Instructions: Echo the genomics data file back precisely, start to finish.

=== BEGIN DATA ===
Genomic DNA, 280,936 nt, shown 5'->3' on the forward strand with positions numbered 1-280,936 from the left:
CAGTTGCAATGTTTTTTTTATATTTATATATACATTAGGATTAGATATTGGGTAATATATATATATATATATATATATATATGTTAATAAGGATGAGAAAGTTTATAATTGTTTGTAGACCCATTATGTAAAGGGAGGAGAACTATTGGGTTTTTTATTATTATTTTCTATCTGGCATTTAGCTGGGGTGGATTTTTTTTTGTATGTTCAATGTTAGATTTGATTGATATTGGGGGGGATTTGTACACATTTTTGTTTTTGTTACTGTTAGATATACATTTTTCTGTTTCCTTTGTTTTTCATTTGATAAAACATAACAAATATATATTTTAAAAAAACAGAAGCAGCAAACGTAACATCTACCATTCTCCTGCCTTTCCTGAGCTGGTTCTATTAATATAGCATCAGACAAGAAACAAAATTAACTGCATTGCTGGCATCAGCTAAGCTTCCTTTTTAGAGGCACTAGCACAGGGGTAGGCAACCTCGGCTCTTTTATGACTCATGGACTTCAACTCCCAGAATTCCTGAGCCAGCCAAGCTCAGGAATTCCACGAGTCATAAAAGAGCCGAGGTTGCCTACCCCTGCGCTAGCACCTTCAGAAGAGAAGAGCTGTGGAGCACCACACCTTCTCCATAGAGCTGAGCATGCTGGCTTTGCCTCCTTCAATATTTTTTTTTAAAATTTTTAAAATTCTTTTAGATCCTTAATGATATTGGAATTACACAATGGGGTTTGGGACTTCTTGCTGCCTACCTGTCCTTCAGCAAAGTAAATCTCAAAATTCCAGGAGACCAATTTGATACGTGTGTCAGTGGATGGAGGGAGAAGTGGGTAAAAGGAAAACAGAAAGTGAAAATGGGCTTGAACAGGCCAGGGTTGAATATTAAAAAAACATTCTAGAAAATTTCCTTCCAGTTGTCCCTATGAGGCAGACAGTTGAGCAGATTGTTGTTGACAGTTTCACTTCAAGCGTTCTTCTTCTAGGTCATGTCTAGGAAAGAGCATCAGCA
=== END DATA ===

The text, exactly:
Genomic DNA, 280,936 nt, shown 5'->3' on the forward strand with positions numbered 1-280,936 from the left:
CAGTTGCAATGTTTTTTTTATATTTATATATACATTAGGATTAGATATTGGGTAATATATATATATATATATATATATATATGTTAATAAGGATGAGAAAGTTTATAATTGTTTGTAGACCCATTATGTAAAGGGAGGAGAACTATTGGGTTTTTTATTATTATTTTCTATCTGGCATTTAGCTGGGGTGGATTTTTTTTTGTATGTTCAATGTTAGATTTGATTGATATTGGGGGGGATTTGTACACATTTTTGTTTTTGTTACTGTTAGATATACATTTTTCTGTTTCCTTTGTTTTTCATTTGATAAAACATAACAAATATATATTTTAAAAAAACAGAAGCAGCAAACGTAACATCTACCATTCTCCTGCCTTTCCTGAGCTGGTTCTATTAATATAGCATCAGACAAGAAACAAAATTAACTGCATTGCTGGCATCAGCTAAGCTTCCTTTTTAGAGGCACTAGCACAGGGGTAGGCAACCTCGGCTCTTTTATGACTCATGGACTTCAACTCCCAGAATTCCTGAGCCAGCCAAGCTCAGGAATTCCACGAGTCATAAAAGAGCCGAGGTTGCCTACCCCTGCGCTAGCACCTTCAGAAGAGAAGAGCTGTGGAGCACCACACCTTCTCCATAGAGCTGAGCATGCTGGCTTTGCCTCCTTCAATATTTTTTTTTAAAATTTTTAAAATTCTTTTAGATCCTTAATGATATTGGAATTACACAATGGGGTTTGGGACTTCTTGCTGCCTACCTGTCCTTCAGCAAAGTAAATCTCAAAATTCCAGGAGACCAATTTGATACGTGTGTCAGTGGATGGAGGGAGAAGTGGGTAAAAGGAAAACAGAAAGTGAAAATGGGCTTGAACAGGCCAGGGTTGAATATTAAAAAAACATTCTAGAAAATTTCCTTCCAGTTGTCCCTATGAGGCAGACAGTTGAGCAGATTGTTGTTGACAGTTTCACTTCAAGCGTTCTTCTTCTAGGTCATGTCTAGGAAAGAGCATCAGCA